The Morken Center for Learning and Technology was the first campus building to be evaluated by the U.S. Green Building Council's Leadership in Energy and Environmental Design program. It achieved gold-level designation in July 2006, becoming the first gold-certified building in Pierce County, Wash., and the only one at that time at a private university in the Pacific Northwest.
Additionally, the university's 2007 renovation of the University Center (the student center) reached silver-level certification. The current construction project, a new building for national public radio and jazz station 88.5 KPLU (of which PLU holds the license) is designed to achieve LEED gold when completed next year.
Nearly every building on campus has received electric lighting retrofits and re-lamping. All of PLU's residence halls, the Morken Center and the University Center are powered by renewable sources.
The Morken Center and the University Center account for nearly 20 percent of the university's energy use. Through the local utility company, PLU contracted with the Bonneville Power Administration to purchase energy from a renewable source, namely wind.
Additionally, students led an initiative in spring 2007 to increase tuition for the purchase of renewable energy for all campus residence halls. The tuition increase takes effect for the 2008-09 academic year. Eighty percent of the tuition allocation will purchase renewable energy, and the remaining 20 percent will fund energy saving projects. Faculty and staff can voluntarily give to this renewable energy fund through payroll deduction.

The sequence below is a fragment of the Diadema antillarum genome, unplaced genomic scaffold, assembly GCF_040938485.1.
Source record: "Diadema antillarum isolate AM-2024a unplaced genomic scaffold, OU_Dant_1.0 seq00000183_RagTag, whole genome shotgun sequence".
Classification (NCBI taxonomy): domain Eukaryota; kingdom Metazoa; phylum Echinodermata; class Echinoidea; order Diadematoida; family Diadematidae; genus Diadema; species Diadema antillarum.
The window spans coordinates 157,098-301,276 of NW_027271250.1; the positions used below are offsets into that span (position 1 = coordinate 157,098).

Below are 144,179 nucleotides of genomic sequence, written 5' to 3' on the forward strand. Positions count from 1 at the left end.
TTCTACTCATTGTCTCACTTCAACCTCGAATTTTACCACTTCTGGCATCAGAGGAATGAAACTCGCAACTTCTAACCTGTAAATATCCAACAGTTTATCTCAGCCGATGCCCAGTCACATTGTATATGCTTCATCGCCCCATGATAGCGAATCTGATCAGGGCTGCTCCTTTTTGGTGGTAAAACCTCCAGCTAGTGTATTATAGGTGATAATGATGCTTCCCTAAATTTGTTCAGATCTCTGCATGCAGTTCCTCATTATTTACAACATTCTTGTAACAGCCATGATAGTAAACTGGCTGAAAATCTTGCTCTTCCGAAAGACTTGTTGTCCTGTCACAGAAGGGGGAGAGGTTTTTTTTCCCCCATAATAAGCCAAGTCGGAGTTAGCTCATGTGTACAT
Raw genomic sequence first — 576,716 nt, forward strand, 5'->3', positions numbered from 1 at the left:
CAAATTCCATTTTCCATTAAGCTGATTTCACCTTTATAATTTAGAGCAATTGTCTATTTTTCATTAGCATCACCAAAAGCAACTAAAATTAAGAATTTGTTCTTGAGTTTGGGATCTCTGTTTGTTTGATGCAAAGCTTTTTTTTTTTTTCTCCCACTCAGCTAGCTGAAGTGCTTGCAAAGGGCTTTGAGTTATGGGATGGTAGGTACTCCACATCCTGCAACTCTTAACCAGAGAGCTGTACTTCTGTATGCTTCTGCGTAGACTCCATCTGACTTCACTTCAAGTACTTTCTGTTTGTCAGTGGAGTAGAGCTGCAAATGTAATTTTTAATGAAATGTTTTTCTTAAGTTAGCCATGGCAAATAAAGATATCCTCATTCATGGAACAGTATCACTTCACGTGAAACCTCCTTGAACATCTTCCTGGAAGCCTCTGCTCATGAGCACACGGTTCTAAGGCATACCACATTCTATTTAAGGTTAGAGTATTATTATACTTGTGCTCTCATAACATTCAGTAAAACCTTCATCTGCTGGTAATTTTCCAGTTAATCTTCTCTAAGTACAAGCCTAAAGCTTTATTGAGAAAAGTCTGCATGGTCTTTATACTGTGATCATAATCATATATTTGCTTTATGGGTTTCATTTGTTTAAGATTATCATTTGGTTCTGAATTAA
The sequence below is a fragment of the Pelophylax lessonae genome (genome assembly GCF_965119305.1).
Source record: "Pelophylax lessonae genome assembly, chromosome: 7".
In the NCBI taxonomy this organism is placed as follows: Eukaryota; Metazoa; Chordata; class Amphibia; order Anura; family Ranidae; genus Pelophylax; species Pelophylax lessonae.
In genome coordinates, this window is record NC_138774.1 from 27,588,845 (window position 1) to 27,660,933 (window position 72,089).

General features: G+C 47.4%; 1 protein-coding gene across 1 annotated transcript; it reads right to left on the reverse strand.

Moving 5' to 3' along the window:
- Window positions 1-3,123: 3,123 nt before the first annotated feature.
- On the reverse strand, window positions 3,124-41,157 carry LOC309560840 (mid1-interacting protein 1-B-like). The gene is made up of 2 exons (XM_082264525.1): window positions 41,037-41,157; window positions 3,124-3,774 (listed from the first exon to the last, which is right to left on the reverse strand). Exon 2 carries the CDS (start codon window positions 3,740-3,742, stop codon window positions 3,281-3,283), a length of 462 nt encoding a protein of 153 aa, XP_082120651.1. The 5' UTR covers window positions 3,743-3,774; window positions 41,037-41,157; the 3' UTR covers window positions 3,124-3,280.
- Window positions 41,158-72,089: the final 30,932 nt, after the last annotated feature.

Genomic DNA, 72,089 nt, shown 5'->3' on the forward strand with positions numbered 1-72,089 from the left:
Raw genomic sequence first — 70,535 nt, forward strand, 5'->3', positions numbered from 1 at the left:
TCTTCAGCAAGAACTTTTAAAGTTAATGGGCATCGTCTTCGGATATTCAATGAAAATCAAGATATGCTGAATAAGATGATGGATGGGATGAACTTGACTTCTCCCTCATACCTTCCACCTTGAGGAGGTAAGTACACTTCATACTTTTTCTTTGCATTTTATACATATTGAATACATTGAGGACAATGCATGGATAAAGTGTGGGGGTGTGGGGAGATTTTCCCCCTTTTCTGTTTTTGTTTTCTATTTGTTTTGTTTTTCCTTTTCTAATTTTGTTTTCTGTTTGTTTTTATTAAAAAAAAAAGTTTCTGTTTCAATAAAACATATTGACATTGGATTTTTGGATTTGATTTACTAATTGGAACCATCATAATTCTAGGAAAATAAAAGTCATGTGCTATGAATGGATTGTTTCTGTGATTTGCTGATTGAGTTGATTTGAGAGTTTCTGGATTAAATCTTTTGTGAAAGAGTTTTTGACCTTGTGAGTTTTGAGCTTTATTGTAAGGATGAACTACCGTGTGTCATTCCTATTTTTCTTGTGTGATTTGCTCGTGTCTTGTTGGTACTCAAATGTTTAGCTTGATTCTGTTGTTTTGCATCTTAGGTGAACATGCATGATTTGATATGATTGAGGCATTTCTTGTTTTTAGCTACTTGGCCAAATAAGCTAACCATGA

Food and Dining
In 2007, PLU's Dining and Culinary Services voluntarily committed to a pilot composting project through the local waste collector. Dining services currently composts all food and paper waste and has diverted nearly 70 percent of dining waste from the landfill. Approximately 20 percent of the menu features sustainable food options, from locally grown produce to organically raised beef and chicken. Dining services has also appointed a staff sustainability coordinator to lead initiatives in the department.
Human Resource Services offers a transit pass benefit to encourage employees and students to use mass transit, like the bus or train, instead of driving their own car. Benefits are also available to those who carpool, ride a bike or simply arrange to work from home periodically.
A formal recycling system was established when the Environmental Services Coordinator position was created in 1995. By making it easy to recycle - placing recycling containers all over campus, accepting a variety of items and hiring a crew of students to sort the materials - the university's recycling rate hovers at 70 percent, one of the highest in the region.
Surplus Sales are held regularly throughout the year, selling used office furniture, supplies and equipment to the campus and surrounding community. When students move off campus at the end of the year, Environmental Services collects and sorts everything from carpeting and rugs to computers, bedding, unopened food and personal products, to be recycled, reused or donated to local charities.
Curriculum & Research
PLU's interdisciplinary Environmental Studies Program represents a significant commitment to teaching and learning related to sustainability and environmental stewardship. It includes a core of 16 faculty members from 11 departments. Both a major and a minor are offered at PLU.